This witty comedy is sure to keep you laughing.  As any Bollywood inspired movie would do, it  starts off with extravagant singing and dancing.  Oh, and, there is plenty more theatrical outbreaks into song as the movie progresses.  This story is based off of the classic Pride and Prejudice but has an Indian twist.  Indian Lolita thinks that British Darcy is too privileged and that he looks down on common Indian women.  The characters have plenty of conflict and eventually come together at the end of the story in a marriage.  There is drama from other suitors and Lolita's sisters, as well.  This film has elements of romance but nothing graphic.  The story is sweet and hilarious all at the same time.  Personally, I loved all the colorful Indian costumes!

"Aircraft Safety" by Shari Stamford Krause, Ph.D

From bad weather to poor crew collaboration to improper communication with ATC to mechanical failures to spotty maintenance, this book explains how and why many airplanes throughout history have crashed.  Chapters begin by explaining key topics.   For example, what type of maintenance checks are there, and what is a runway excursion?  From there, there are plenty of case studies for analyze.  While this book is pretty exhaustive when it comes to data, my main complaint is that it was too text heavy.  There were lots of places in this book where pictures would have helped a lot more than words.  For example, when explaining different types of clouds, diagrams would have worked.   And for writing about accidents, a visual would have sufficed.  Perhaps I have been spoiled from my ground school textbook that is full color with plenty of pictures to explain concepts in 3D.  For those interested in aircraft safety, I would forgo  this book and go to that has more pictures and clarity when it comes to aviation accidents.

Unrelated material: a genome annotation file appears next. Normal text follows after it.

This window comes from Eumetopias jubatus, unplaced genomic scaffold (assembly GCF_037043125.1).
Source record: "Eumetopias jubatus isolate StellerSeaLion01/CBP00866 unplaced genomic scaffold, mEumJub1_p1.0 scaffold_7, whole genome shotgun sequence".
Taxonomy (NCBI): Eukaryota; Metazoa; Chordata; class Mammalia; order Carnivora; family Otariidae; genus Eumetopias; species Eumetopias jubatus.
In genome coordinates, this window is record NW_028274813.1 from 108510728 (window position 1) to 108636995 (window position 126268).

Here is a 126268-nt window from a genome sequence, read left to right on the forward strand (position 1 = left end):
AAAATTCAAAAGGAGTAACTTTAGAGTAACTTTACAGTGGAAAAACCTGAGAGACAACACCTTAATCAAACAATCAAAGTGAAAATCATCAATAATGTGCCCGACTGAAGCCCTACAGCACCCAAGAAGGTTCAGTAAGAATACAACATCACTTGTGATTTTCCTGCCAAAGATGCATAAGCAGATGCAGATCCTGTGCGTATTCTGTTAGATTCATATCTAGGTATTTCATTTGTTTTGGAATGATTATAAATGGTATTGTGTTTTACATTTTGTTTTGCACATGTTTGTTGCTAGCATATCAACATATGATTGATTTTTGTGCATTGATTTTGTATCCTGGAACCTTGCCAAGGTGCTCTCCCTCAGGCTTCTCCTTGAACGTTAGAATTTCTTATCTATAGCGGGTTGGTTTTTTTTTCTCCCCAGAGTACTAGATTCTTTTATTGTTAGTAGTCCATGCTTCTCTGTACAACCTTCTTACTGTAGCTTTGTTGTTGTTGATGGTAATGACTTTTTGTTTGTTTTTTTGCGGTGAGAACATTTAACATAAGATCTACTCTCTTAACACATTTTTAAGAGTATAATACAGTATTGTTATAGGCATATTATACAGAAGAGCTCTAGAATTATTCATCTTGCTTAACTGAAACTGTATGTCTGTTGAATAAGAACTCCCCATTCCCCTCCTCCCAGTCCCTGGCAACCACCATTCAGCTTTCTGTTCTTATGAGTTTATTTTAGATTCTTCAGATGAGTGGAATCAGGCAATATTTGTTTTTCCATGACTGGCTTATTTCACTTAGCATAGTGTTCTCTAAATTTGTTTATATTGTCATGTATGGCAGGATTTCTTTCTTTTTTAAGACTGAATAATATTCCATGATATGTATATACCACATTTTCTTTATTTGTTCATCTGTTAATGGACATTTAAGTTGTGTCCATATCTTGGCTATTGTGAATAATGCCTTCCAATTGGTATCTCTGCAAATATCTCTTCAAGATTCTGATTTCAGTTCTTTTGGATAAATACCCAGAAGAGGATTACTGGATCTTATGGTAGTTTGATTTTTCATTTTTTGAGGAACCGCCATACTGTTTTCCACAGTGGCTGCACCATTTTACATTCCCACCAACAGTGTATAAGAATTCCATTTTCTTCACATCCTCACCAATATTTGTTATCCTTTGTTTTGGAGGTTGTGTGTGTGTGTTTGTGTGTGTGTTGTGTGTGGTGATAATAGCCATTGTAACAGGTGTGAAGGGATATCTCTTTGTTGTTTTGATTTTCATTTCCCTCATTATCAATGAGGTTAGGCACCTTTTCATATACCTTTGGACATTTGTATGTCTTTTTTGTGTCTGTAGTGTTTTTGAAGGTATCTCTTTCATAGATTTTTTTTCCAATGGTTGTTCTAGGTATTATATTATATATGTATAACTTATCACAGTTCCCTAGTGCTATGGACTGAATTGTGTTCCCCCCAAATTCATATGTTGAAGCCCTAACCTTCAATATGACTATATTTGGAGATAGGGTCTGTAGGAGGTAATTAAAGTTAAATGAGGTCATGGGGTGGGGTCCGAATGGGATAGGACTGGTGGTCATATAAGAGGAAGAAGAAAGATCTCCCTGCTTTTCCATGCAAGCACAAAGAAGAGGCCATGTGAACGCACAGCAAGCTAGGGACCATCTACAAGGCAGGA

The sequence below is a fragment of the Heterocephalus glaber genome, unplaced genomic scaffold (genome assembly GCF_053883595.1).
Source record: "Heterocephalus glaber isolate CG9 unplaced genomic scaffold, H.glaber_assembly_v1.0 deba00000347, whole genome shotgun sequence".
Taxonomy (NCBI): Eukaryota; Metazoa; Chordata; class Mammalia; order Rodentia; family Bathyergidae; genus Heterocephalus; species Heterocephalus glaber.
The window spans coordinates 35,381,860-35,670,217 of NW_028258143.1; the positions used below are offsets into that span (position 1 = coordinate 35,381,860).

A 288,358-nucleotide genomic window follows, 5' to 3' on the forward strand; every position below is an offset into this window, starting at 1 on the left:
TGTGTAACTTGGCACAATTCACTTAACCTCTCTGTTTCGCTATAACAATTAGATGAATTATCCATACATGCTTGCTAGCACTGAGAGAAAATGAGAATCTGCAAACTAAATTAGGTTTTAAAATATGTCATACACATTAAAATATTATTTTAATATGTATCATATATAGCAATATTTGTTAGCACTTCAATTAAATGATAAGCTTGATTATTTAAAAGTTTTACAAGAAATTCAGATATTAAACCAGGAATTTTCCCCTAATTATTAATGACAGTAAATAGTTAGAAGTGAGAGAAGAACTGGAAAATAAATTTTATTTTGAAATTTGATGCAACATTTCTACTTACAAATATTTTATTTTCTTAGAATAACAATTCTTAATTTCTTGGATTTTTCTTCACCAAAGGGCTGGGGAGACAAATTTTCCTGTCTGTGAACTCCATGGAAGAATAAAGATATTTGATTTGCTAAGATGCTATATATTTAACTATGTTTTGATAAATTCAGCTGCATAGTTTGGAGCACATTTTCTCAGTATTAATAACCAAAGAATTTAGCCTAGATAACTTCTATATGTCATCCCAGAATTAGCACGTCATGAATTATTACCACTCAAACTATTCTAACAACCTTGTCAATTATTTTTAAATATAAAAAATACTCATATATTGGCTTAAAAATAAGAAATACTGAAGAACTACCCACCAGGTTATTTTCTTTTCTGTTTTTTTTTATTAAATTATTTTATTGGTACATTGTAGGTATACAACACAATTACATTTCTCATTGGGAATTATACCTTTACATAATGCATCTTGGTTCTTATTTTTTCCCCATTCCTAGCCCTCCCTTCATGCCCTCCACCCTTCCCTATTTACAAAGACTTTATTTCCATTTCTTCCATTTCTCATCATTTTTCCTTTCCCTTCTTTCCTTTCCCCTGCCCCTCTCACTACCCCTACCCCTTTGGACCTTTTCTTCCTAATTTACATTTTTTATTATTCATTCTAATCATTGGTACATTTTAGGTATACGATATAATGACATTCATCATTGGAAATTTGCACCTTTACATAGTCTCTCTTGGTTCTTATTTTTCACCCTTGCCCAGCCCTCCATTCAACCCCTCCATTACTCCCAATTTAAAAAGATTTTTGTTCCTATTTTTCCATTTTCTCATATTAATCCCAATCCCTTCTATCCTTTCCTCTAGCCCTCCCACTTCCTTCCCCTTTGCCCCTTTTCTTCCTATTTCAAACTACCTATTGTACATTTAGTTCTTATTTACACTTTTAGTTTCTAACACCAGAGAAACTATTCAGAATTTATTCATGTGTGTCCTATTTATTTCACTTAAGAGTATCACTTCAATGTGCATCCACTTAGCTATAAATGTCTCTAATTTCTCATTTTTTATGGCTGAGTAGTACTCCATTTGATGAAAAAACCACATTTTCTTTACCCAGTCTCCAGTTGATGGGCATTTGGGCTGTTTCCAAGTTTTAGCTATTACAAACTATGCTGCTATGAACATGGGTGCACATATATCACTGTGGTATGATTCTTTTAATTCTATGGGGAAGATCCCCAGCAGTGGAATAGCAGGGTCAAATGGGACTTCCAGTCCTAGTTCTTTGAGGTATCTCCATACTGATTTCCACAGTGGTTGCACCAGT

"The Martian" by Andy Weir